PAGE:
Being a resident has its highs and lows. I love being a resident — so much so, I became a pediatric dental resident after completing a one-year GPR. Completing a residency allows you to grow clinically, improve clinical thinking skills, and further develop critical interprofessional and communication skills. However, it isn’t for everyone. If you are on the fence or potentially considering residency, here are some things to keep in mind.
Know what’s expected of you.
Once you agree to be a resident, it is a contractual agreement. Each program has its own manual that outlines the policies and responsibilities of their residents. They are typically reviewed with you on the first day, and you’re expected to review them on your own as well. Before your start date, you’ll sign the policy and agree to your responsibilities. The manual also may include the disciplinary actions that will be taken if you don’t follow the rules, such as suspensions or expulsions.
Once you start your residency, don’t expect to be treated like a dental student. You are now a trained professional, and they are expecting you to be that. Therefore, preparedness is key. In most advanced programs, you may see more advanced cases and medically compromised patients. Without proper preparation, you could potentially hinder patient care, which is a big no-no in a residency. Plus, adequate preparedness will lead to a less stressful experience and establish confidence between you and your attendings.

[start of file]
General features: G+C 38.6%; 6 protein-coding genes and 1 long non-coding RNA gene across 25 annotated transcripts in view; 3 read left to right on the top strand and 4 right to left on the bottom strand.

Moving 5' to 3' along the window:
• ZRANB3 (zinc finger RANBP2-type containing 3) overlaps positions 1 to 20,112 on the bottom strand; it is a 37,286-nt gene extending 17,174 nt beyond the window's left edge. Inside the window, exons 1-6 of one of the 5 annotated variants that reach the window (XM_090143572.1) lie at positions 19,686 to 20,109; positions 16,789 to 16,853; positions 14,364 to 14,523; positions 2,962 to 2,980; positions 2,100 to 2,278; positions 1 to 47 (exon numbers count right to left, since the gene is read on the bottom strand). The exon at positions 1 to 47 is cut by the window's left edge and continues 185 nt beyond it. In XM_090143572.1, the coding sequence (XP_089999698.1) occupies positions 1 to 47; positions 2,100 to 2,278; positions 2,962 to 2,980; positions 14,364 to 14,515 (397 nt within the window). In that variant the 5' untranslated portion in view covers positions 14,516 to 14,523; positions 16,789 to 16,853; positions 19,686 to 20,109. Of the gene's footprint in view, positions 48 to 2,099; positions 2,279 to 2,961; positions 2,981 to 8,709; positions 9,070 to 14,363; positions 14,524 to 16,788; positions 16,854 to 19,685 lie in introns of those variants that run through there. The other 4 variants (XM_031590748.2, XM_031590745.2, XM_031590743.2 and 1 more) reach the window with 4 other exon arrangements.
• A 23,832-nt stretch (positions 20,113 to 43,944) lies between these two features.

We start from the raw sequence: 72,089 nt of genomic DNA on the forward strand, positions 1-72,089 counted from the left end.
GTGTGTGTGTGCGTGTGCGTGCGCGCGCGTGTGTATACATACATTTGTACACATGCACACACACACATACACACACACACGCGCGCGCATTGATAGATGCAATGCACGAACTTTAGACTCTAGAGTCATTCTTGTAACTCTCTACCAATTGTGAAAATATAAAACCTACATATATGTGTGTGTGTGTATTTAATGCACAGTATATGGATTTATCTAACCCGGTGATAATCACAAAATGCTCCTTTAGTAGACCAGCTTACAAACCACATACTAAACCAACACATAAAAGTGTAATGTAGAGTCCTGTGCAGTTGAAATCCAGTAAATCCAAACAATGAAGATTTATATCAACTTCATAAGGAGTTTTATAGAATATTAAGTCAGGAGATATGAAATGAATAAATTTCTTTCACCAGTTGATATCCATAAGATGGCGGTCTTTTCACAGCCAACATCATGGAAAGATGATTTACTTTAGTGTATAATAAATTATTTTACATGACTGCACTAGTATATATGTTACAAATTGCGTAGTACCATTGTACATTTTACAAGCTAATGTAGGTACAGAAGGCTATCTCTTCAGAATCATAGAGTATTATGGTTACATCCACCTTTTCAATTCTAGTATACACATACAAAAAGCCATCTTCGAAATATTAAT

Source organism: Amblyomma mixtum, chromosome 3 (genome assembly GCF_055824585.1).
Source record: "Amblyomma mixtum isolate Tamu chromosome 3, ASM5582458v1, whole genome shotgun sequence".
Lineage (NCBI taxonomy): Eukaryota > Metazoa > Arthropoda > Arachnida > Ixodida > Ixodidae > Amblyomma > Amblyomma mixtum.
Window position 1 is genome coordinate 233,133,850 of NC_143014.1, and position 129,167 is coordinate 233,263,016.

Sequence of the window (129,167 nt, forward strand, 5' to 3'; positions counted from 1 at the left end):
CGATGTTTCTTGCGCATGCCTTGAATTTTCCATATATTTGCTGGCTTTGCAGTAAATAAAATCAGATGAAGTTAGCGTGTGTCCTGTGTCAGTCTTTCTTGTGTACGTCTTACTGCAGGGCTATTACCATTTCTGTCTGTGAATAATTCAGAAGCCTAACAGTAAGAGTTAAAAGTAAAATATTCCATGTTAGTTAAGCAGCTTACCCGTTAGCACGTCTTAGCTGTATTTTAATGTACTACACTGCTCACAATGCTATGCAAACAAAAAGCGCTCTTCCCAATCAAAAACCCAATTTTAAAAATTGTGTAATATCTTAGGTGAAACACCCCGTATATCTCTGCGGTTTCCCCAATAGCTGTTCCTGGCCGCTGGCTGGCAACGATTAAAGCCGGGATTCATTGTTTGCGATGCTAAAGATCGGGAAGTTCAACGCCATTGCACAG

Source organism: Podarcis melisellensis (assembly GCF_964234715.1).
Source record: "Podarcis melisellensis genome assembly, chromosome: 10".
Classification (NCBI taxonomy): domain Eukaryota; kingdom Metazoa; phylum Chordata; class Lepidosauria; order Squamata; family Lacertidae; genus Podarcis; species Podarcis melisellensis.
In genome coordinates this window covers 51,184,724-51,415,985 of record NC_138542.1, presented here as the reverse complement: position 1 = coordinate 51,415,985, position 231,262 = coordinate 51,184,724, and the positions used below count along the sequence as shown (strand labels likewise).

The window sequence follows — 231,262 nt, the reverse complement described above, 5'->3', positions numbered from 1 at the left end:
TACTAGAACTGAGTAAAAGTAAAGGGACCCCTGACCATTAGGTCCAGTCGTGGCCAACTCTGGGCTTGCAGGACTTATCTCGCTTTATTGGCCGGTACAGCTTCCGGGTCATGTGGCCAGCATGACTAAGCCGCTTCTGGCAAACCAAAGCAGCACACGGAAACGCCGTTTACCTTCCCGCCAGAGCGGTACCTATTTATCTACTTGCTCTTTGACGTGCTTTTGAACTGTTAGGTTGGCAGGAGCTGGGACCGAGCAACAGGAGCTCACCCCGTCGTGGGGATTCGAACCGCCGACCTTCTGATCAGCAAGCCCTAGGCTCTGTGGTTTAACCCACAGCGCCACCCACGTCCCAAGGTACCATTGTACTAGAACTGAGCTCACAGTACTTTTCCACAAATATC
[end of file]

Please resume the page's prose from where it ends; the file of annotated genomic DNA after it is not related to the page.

For example, knowing your patient’s chart, past medical history and consults completed, as well as providing routine follow-up care are pertinent to delivering optimal patient care. Also, some programs may meet weekly for rounds for inpatients who require dental clearance for procedures and patients who require sedation. Residents are responsible for presenting patients to attendings to ensure that each patient is prepared for the treatment in both a clinical and an OR setting.
Read more in the April issue of Contour magazine.
~Dr. LaJoi E. Wiggins, East Carolina ’17, Virginia Commonwealth University Pediatric Dental Resident ’20